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Officers to return items seized in Kansas newspaper raid

The Marion County Record, a newspaper from Kansas police raid Last week, the county’s top prosecutor said Wednesday, taking back its equipment from local law enforcement.

Marion County Attorney Joel Anse said in a statement that there was insufficient evidence to justify the search of The Marion County Records and the seizure of its reporters’ equipment.

“Consequently, I have submitted a proposed order asking the court to release the seized evidence,” he added. “I have asked local law enforcement to return the seized material to the property owners.”

Police and County Sheriff’s Deputies newspaper office raided, the home of its owner and editor and the home of a city council woman on Friday – collecting computers, cellphones and other materials. In the United States it is extremely rare for law enforcement officers to search and seize equipment for the production of journalism.

The search was part of an investigation into how The Record obtained and handled a document containing information about a local restaurant owner – and whether the restaurant owner’s privacy was violated in the process.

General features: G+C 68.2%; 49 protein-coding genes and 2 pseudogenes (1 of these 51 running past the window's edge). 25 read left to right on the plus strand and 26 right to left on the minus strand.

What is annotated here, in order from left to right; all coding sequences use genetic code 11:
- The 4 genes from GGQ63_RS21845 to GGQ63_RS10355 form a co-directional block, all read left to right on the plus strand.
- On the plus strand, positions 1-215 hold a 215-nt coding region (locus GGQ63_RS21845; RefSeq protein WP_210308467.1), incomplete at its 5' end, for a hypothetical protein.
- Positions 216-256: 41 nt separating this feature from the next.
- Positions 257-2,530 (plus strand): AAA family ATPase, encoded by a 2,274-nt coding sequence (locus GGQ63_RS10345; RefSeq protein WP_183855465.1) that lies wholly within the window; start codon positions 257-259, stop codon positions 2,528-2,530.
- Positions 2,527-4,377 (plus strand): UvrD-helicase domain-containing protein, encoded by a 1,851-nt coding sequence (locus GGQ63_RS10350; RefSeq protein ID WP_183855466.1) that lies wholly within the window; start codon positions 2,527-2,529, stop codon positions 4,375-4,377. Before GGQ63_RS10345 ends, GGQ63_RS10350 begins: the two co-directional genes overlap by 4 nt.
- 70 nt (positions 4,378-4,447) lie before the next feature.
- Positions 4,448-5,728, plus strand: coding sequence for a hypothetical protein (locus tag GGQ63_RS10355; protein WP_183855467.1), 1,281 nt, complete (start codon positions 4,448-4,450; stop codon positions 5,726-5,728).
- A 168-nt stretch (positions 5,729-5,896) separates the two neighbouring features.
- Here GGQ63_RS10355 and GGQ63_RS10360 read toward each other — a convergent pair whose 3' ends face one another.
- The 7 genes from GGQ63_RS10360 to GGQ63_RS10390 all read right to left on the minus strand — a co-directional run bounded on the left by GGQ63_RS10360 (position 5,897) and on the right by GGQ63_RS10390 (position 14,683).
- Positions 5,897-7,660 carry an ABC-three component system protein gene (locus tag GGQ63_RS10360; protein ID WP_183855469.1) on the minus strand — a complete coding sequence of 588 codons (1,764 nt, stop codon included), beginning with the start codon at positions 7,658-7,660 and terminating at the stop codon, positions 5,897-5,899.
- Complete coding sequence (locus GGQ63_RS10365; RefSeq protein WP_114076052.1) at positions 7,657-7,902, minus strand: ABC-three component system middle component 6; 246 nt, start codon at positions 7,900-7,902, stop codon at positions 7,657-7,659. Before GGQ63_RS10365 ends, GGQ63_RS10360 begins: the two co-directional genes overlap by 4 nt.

The Kansas Bureau of Investigation, an agency that assists law enforcement across the state, said in a statement that the investigation would continue.

The discovery shocked First Amendment experts, who condemned the raid and urged local law enforcement officials to return the journalists’ equipment.

Joan MayerThe co-owner of the newspaper passed away on Saturday. His son, the newspaper’s publisher, Eric Meyer, said that the coroner had concluded that the stress of the searches was a contributing factor in his death.

Bernard J. Rhodes, an attorney representing The Record, described the county’s decision to withdraw its search warrant and return the seized items as “a promising first step.”

He added, “However, while the search was conducted, it does nothing to compensate for the violation of the newspaper’s First Amendment rights,” and most regrettably, it does not return Joan Mayer. .

Mr Rhodes said a forensic expert would examine the assets seized by investigators. He said he had been assured that the devices had not been checked by investigators, but added that he wanted to be sure.

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